Cameron Urged To Give Solar ‘One More Push’

Prime Minister David Cameron
Prime Minister David Cameron

A coalition of over 150 businesses from the UK’s solar industry and beyond, have come together to warn David Cameron of what they describe as the ‘threat to Britain’s thriving solar industry’, posed by proposals to amend taxpayer funded, solar energy subsidies.  The letter was signed by a host of small businesses involved in solar, showing how the industry is made up of over 2,000 small and medium sized businesses, who collectively sustain 16,000 British jobs.

The letter comes on the day the Department for Energy and Climate Change (DECC) closes its consultation on proposed changes to solar power subsidies. It is claimed that the proposals are already having a damaging effect on parts of the solar industry.

The letter highlights the critical importance of commercial and industrial roofs, as well as solar farms, in delivering low-cost solar. It urges the PM to secure the UK industry with an eye on a £78bn. pa global solar market anticipated by 2020.

The signatories underline what they describe as ‘the very positive benefits that solar parity will deliver for UK businesses including improving international competitiveness, lower energy price inflation and improved electricity sector competition’. Despite the vision set out in DECC’s own Solar PV Strategy of solar booming across large roofs, the Solar Trade Association (STA), who organised the letter, say the current policy framework is not enabling this to happen. The STA argues that the DECC consultation which closes today on Feed-In Tariffs, a support scheme it describes as ‘essential’ to the success of roof-top schemes, doesn’t address the policy failure on mid to large solar roofs.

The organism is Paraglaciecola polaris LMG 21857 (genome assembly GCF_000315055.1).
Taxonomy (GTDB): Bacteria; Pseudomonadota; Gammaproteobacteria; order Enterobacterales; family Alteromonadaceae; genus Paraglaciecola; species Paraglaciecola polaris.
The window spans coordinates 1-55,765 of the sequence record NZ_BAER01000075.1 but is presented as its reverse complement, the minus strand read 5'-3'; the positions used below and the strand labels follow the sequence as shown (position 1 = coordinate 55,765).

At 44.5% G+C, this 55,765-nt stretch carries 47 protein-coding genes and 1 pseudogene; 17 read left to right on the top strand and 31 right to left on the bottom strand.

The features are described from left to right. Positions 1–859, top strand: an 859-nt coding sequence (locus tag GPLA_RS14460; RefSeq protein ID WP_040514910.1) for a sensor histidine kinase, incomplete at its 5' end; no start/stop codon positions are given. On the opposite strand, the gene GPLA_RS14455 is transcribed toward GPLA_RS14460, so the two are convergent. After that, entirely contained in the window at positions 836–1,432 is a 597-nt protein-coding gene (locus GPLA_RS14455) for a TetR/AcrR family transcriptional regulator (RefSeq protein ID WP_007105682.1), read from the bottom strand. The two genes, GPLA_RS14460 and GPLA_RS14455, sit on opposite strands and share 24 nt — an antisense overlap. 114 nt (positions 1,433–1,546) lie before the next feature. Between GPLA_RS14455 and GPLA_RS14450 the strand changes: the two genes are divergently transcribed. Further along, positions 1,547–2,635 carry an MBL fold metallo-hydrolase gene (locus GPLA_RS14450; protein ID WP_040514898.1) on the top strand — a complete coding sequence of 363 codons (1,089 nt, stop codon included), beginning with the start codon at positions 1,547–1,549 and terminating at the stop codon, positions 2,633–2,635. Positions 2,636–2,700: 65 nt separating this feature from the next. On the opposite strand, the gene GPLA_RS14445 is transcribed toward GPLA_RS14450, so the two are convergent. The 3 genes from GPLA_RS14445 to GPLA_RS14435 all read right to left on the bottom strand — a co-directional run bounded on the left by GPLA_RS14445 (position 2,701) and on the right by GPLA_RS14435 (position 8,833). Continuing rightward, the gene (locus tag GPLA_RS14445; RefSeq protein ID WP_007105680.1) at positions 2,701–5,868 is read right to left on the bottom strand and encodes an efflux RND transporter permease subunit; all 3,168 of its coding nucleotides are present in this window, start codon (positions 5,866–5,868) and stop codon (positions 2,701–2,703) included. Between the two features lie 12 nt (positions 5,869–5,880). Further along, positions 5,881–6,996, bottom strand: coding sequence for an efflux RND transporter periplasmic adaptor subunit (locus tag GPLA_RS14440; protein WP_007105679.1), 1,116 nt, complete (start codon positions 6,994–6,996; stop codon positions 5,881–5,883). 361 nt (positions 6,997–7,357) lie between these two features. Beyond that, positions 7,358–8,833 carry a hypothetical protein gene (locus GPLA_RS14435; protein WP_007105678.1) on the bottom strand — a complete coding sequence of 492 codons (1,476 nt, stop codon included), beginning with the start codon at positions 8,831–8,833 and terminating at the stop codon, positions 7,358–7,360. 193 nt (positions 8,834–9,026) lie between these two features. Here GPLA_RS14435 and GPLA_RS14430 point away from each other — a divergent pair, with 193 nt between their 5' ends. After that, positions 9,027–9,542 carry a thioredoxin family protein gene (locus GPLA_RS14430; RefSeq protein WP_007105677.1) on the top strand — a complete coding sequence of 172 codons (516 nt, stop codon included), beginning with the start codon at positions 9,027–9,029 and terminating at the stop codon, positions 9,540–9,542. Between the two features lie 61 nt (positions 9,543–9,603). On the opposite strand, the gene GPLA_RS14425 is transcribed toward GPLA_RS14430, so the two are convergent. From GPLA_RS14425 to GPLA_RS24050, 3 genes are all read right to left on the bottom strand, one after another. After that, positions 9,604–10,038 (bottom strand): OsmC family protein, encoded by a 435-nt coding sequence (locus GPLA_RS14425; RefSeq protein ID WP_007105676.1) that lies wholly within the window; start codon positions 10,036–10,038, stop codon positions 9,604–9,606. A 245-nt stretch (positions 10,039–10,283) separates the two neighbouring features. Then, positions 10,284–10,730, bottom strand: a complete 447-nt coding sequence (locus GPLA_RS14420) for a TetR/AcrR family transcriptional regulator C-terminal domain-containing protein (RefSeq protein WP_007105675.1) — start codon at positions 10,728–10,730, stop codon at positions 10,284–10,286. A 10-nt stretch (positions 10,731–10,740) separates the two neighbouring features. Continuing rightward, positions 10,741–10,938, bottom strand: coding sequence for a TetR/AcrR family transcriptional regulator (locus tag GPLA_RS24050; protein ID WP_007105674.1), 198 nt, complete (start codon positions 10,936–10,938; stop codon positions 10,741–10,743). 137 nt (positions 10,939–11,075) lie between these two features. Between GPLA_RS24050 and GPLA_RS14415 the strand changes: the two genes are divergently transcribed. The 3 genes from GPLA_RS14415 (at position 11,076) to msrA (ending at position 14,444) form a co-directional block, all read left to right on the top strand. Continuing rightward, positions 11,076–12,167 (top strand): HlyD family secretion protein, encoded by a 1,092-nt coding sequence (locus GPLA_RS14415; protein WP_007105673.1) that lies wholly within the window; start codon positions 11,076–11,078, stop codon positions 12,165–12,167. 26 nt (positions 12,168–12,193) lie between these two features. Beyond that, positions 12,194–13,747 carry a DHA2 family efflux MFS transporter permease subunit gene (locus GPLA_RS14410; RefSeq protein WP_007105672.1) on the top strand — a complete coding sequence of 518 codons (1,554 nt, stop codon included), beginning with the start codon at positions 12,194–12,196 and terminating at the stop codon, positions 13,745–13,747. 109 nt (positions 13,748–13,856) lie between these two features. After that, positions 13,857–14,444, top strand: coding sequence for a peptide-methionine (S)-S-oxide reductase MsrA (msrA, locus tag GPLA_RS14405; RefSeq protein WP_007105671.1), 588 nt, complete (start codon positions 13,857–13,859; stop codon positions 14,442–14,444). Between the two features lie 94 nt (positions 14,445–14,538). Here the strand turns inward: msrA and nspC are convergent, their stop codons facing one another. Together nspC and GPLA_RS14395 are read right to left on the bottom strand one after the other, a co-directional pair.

Commenting on the letter, Solar Trade Association Chief Executive Paul Barwell says, “Solar is a home-grown solution to Britain’s energy crisis. If the Government provides a stable policy environment solar will soon be subsidy free. But the Government is now proposing to tilt the playing field against large-scale solar, while not taking sufficient action to unlock commercial rooftop solar – that is unacceptable.”

“We urge DECC not to close the Renewables Obligation to large-scale solar and to rethink proposals on Feed in Tariffs to allow a meaningful rooftop market which their own Solar PV Strategy recognises has such tremendous potential.”

“The level of policy uncertainty risks derailing the extraordinary progress the large-scale industry has made in delivering jobs and reducing technology costs in the last few years. It is also putting the UK’s position in the booming global solar market at risk. So serious are the implications of these consultations for the British solar industry that we are asking the Prime Minister to intervene. We only need one more push, one more period of policy stability to be able to compete with fossil fuels without support. That is the global race the PM needs to win for the UK economy and the climate.”

Jeremy Leggett, who is Chair of SolarAid and Non-Executive Chairman of SolarCentury and who will also be handing the letter over to Downing Street on behalf of the signatories says, “Despite all of the incredible achievements of the UK solar industry since 2010, it’s still very clear that the Whitehall mindset has yet to catch up. Too much of the wording in the current solar consultation has the whiff of Groundhog Day about it. It’s time that the government woke up to the fact that, with stable support, jobs rich UK solar will be cheaper than onshore wind during the next Parliament, opening up immense opportunities for UK PLC and driving down the costs of delivering the 2020 renewable energy target in the process.”

“Far from slamming the brakes on large-scale solar, the Prime Minister should be hailing it as one of Britain’s renewable energy success stories and getting behind it.  Instead he prefers to push fracking, even in National Parks.”

The two DECC consultations focus on controlling spending for large-scale PV within the Renewables Obligation and ‘promoting the deployment of midscale building-mounted solar PV’ under the FIT.

However the Solar Trade Association says that DECC’s claims that large-scale solar is a threat to the Renewables Obligation budget are ill-founded given solar currently accounts for just 5% of Renewables Obligation expenditure. The NAO has recently criticised DECC for awarding 58% of the entire 2020 renewables budget to just 7 projects (6 of which are understood to be more expensive than solar power). In addition DECC’s proposals to ‘promote’ the deployment of rooftop solar under FITs are wide off the mark on the essential changes necessary to enable the take-off of roof-top solar. The STA is urging DECC to produce a new consultation that properly addresses the barriers to roof-top solar deployment.